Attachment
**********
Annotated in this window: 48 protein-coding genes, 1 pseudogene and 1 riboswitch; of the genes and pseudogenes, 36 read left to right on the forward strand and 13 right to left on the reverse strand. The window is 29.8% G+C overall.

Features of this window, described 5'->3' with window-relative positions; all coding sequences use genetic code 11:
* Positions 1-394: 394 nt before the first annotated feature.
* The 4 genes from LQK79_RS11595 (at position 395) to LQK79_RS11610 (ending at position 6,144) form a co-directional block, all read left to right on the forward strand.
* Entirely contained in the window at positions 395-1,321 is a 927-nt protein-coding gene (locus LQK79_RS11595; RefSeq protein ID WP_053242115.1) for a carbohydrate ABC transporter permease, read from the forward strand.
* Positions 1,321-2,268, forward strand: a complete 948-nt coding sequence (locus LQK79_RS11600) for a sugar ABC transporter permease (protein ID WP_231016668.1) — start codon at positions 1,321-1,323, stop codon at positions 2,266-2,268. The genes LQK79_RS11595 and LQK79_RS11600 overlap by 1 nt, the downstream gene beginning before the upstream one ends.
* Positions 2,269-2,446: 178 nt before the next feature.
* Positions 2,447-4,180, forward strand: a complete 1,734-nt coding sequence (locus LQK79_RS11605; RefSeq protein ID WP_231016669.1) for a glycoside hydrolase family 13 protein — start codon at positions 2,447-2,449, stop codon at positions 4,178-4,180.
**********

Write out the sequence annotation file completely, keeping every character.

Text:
Annotated in this window: 48 protein-coding genes, 1 pseudogene and 1 riboswitch; of the genes and pseudogenes, 36 read left to right on the forward strand and 13 right to left on the reverse strand. The window is 29.8% G+C overall.

Features of this window, described 5'->3' with window-relative positions; all coding sequences use genetic code 11:
* Positions 1-394: 394 nt before the first annotated feature.
* The 4 genes from LQK79_RS11595 (at position 395) to LQK79_RS11610 (ending at position 6,144) form a co-directional block, all read left to right on the forward strand.
* Entirely contained in the window at positions 395-1,321 is a 927-nt protein-coding gene (locus LQK79_RS11595; RefSeq protein ID WP_053242115.1) for a carbohydrate ABC transporter permease, read from the forward strand.
* Positions 1,321-2,268, forward strand: a complete 948-nt coding sequence (locus LQK79_RS11600) for a sugar ABC transporter permease (protein ID WP_231016668.1) — start codon at positions 1,321-1,323, stop codon at positions 2,266-2,268. The genes LQK79_RS11595 and LQK79_RS11600 overlap by 1 nt, the downstream gene beginning before the upstream one ends.
* Positions 2,269-2,446: 178 nt before the next feature.
* Positions 2,447-4,180, forward strand: a complete 1,734-nt coding sequence (locus LQK79_RS11605; RefSeq protein ID WP_231016669.1) for a glycoside hydrolase family 13 protein — start codon at positions 2,447-2,449, stop codon at positions 4,178-4,180.